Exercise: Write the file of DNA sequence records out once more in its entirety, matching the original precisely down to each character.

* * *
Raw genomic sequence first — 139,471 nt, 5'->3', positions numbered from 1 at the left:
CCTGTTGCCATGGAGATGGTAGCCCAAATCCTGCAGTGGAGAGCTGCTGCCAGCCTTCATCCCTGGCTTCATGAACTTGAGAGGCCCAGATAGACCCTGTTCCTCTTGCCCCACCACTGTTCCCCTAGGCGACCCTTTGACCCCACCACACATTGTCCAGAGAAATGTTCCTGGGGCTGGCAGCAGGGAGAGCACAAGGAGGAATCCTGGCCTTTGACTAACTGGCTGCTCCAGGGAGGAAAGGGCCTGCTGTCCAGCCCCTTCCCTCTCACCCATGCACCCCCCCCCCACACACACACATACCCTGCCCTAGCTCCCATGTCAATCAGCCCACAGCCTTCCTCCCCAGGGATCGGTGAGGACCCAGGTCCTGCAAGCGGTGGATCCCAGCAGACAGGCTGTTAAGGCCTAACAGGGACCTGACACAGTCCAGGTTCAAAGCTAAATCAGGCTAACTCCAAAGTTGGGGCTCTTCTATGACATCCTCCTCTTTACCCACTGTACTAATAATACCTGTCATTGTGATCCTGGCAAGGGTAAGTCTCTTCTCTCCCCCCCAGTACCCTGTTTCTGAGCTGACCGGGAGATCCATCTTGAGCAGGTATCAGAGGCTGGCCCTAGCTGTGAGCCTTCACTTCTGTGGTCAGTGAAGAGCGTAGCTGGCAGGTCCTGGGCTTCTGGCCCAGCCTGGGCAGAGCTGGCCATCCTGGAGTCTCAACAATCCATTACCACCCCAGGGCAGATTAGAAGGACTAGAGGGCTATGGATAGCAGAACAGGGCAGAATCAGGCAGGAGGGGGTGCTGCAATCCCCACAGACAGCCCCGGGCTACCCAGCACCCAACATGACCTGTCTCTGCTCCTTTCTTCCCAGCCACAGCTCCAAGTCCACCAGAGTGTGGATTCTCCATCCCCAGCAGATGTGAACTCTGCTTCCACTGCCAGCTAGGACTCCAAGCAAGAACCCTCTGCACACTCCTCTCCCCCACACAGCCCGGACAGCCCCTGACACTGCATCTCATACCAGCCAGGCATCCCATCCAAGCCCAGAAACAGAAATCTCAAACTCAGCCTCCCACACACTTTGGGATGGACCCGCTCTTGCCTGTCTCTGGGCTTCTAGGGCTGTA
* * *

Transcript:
Raw genomic sequence first — 139,471 nt, 5'->3', positions numbered from 1 at the left:
CCTGTTGCCATGGAGATGGTAGCCCAAATCCTGCAGTGGAGAGCTGCTGCCAGCCTTCATCCCTGGCTTCATGAACTTGAGAGGCCCAGATAGACCCTGTTCCTCTTGCCCCACCACTGTTCCCCTAGGCGACCCTTTGACCCCACCACACATTGTCCAGAGAAATGTTCCTGGGGCTGGCAGCAGGGAGAGCACAAGGAGGAATCCTGGCCTTTGACTAACTGGCTGCTCCAGGGAGGAAAGGGCCTGCTGTCCAGCCCCTTCCCTCTCACCCATGCACCCCCCCCCCACACACACACATACCCTGCCCTAGCTCCCATGTCAATCAGCCCACAGCCTTCCTCCCCAGGGATCGGTGAGGACCCAGGTCCTGCAAGCGGTGGATCCCAGCAGACAGGCTGTTAAGGCCTAACAGGGACCTGACACAGTCCAGGTTCAAAGCTAAATCAGGCTAACTCCAAAGTTGGGGCTCTTCTATGACATCCTCCTCTTTACCCACTGTACTAATAATACCTGTCATTGTGATCCTGGCAAGGGTAAGTCTCTTCTCTCCCCCCCAGTACCCTGTTTCTGAGCTGACCGGGAGATCCATCTTGAGCAGGTATCAGAGGCTGGCCCTAGCTGTGAGCCTTCACTTCTGTGGTCAGTGAAGAGCGTAGCTGGCAGGTCCTGGGCTTCTGGCCCAGCCTGGGCAGAGCTGGCCATCCTGGAGTCTCAACAATCCATTACCACCCCAGGGCAGATTAGAAGGACTAGAGGGCTATGGATAGCAGAACAGGGCAGAATCAGGCAGGAGGGGGTGCTGCAATCCCCACAGACAGCCCCGGGCTACCCAGCACCCAACATGACCTGTCTCTGCTCCTTTCTTCCCAGCCACAGCTCCAAGTCCACCAGAGTGTGGATTCTCCATCCCCAGCAGATGTGAACTCTGCTTCCACTGCCAGCTAGGACTCCAAGCAAGAACCCTCTGCACACTCCTCTCCCCCACACAGCCCGGACAGCCCCTGACACTGCATCTCATACCAGCCAGGCATCCCATCCAAGCCCAGAAACAGAAATCTCAAACTCAGCCTCCCACACACTTTGGGATGGACCCGCTCTTGCCTGTCTCTGGGCTTCTAGGGCTGTA